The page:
©1985 John Irving; (P)1999 HarperCollins Publishers, Inc.
"Witty, tenderhearted, fervent, and scarifying." (New York Times Book Review)
"Gardner understands and conveys the book's sly humor and comprehension of human foibles." (Los Angeles Times)
"John Irving's best novel....He is among the very best storytellers." (Philadelphia Inquirer)
Faced with mindless duty, when an audio book player slips into a rear pocket and mini buds pop into ears, old is made new again.
John Irving frightens and enlightens reader/listeners with a story about companionship rules. Irving, in "The Cider House Rules", methodically reveals pro-choice arguments for abortion. The laboratory for his pro-choice argument is an imagined orphanage, run by a doctor named Wilbur Larch. However, “The Cider House Rules” is as much about companionship alternatives and rules as it is about pro-choice arguments.
Irving weaves companionship rules into a tight, foreshadowing, and cohesive story that explains how people find a way to love, hate, obsess, neglect, and hurt each other. Irving is writing about how people find their way in life. Irving illustrates how a big part of life is waiting and seeing what happens, rather than planning and expecting life to turn out as expected. "The Cider House Rules" is a well-crafted story. Irving brilliantly outlines companionship rules that have frightening and enlightening consequences.
The complexity of the characters and their relationships
The Fault in the Stars
He helped give the character real emotions
The whole book was amazing
Tell us about yourself! Lifelong reader and passionate pursuer of knowledge. I love Audible because I never have to stop reading.
I still think Irving's best novel. Full of irony and humor, it's major point of emphasis remains Dr. Larch's insistence on the useful life. Whether you are prolife or prochoice, Irving lays out the issues on both fronts and forces the reader to think.
I had only vague memories there was a movie and have never read any John Irving, but there was such a good sale price on this that it seemed like a good buy.
Wow, John Irving is a wonderful storyteller. How has this guy not won a Pulitzer Prize? Better writing and storytelling is hard to find. I love Cormac McCarthy and Jonathan Franzen, but now Irving is in my top 3.
Grover Gardner is among my favorite narrators and his performance here was super smooth and effective. Grover is always superb.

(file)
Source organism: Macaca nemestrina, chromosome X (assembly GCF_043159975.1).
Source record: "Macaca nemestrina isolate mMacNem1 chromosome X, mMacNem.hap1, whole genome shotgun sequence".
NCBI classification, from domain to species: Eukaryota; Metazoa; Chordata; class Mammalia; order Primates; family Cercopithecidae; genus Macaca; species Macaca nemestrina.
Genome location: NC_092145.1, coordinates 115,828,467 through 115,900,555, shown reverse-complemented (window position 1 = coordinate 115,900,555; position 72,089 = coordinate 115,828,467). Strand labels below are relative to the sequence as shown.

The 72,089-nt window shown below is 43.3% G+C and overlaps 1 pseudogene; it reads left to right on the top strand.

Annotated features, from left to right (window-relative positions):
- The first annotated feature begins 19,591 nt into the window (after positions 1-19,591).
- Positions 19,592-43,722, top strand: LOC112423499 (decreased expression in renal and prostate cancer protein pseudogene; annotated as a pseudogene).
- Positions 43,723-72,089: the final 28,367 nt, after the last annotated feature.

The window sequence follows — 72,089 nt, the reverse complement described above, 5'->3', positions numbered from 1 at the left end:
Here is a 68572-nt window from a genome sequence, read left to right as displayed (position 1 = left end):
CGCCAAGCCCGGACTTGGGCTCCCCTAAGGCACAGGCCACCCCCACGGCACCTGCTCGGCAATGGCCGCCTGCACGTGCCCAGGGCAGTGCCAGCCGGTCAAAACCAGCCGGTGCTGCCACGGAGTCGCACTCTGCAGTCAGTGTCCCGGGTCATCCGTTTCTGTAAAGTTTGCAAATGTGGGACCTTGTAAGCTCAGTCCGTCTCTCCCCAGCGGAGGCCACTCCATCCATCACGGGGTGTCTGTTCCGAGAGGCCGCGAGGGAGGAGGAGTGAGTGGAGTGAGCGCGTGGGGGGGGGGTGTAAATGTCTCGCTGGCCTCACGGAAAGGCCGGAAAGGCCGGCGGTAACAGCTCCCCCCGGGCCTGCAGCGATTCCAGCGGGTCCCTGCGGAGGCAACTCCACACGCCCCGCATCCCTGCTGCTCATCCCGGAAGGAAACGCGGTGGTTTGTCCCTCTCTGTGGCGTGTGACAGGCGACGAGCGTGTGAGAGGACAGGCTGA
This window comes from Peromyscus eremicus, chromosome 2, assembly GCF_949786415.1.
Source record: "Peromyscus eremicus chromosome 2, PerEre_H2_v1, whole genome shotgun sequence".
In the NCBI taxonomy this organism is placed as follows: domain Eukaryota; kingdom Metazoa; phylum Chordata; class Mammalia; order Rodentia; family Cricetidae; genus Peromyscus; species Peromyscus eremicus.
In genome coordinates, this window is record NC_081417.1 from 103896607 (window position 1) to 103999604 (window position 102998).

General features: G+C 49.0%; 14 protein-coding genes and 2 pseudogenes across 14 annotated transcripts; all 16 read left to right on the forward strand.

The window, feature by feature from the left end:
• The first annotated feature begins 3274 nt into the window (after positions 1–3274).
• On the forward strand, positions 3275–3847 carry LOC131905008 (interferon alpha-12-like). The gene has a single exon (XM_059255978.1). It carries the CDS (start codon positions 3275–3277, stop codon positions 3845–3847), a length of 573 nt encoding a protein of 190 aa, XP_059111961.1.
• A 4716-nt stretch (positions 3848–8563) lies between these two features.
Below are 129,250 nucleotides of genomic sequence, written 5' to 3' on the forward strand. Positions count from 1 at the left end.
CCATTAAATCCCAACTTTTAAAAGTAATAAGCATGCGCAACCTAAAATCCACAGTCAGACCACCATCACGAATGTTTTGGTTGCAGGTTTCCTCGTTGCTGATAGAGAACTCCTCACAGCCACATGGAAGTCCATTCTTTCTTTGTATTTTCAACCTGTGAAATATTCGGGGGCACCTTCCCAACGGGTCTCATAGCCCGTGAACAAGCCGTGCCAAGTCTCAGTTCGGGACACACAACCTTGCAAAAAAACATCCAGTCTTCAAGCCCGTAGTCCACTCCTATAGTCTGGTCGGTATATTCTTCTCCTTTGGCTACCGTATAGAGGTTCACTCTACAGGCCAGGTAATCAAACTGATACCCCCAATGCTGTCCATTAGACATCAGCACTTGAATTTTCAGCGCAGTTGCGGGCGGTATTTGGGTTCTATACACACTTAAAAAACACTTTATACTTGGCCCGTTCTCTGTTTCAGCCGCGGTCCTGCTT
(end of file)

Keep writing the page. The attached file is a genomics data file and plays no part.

I don't think it matters what your personal views are on abortion, this novel is so much more than that part of the story. I think the core of this novel is the deep attachments and relationships that are formed that cover the arc of Dr. Wilbur Larch's and Homer Well's respective lives.
This is an epic length story but one I think you'll never want to hurry through and you'll look forward to every minute. There are no slow parts....it just flows effortlessly.
Provocative, thoughtful, controversial
The book takes a more complex view of abortion from the "OK, we're against it, but now what?". The book's author, therefore, suggests that abortion - right to the end - probably ought to be legal. Other options probably should have been explored, but the question as to how to deal with this complex issue does need to be faced.
I didn't think I'd find a classic I didn't enjoy since I often so appreciate the artistic language in classics. Unfortunately Cider House Rules omits the great writing found in many classics and instead concentrates on a rather bizarre storyline surrounding early abortions. The doctor becomes convinced to perform abortions because he also runs an orphanage. That's pretty bizarre to me since one who loves children would seem to be one who couldn't do abortions. Just to add a little "spice" the doctor is overworked and therefore takes to taking ether naps, self-administrating the ether.
Certainly not my cup of tea.
One of the best narrations.
The reader becomes enveloped in the humanity of each character. Loved it.
No. I don't often repeat books.
Sure. He didn't really stand out but that is OK. I gave 3 stars only because I remember the story but not really the performance and I only finished listening last week.
Homer. I loved him. So deep, yet so simple at the same time.
I couldn't get into this book at all. I never even finished listening. It was not interesting and II just couldn't listen to it anymore. I like other books in this genre, but this just wasn't interesting to me.
I think the best part is the solidly built framework of the orphanage. There are many side stories which are great, but this orphanage is thoroughly vetted and the moral issues of the time (and even now) are completely explored. I loved the deviousness of Dr. Larch especially, as a reader I never quite knew what complex web he was weaving. It is a very compelling story from start to finish!
When the assistant Train Station Master came to the orphanage to pay his last respects to the (deceased) Station Master and came up on Dr. Larch performing the autopsy. All of the events leading up to this made it very entertaining.
I just like his reading voice and cadence. I especially liked him in one of my first audio books "The Last Stand of the Tin Can Sailors". He was equally enjoyable here.
Candy's father (forgot his name). He was a lobster trapper but he was rumored to eat hamburgers instead. Very interesting character, he was a tinkerer, an inventor, and near genius in his creativity.
This is my second Irving book, the first was "Owen Meany". I am now on to "The World according to Garp". I have to say that they have all been very enjoyable. I am a Stephen King fan and these novels are similar in a lot of ways. They are both set in Maine and the New England lifestyle is similarly entrenched in them. I am looking forward to reading more of his books!
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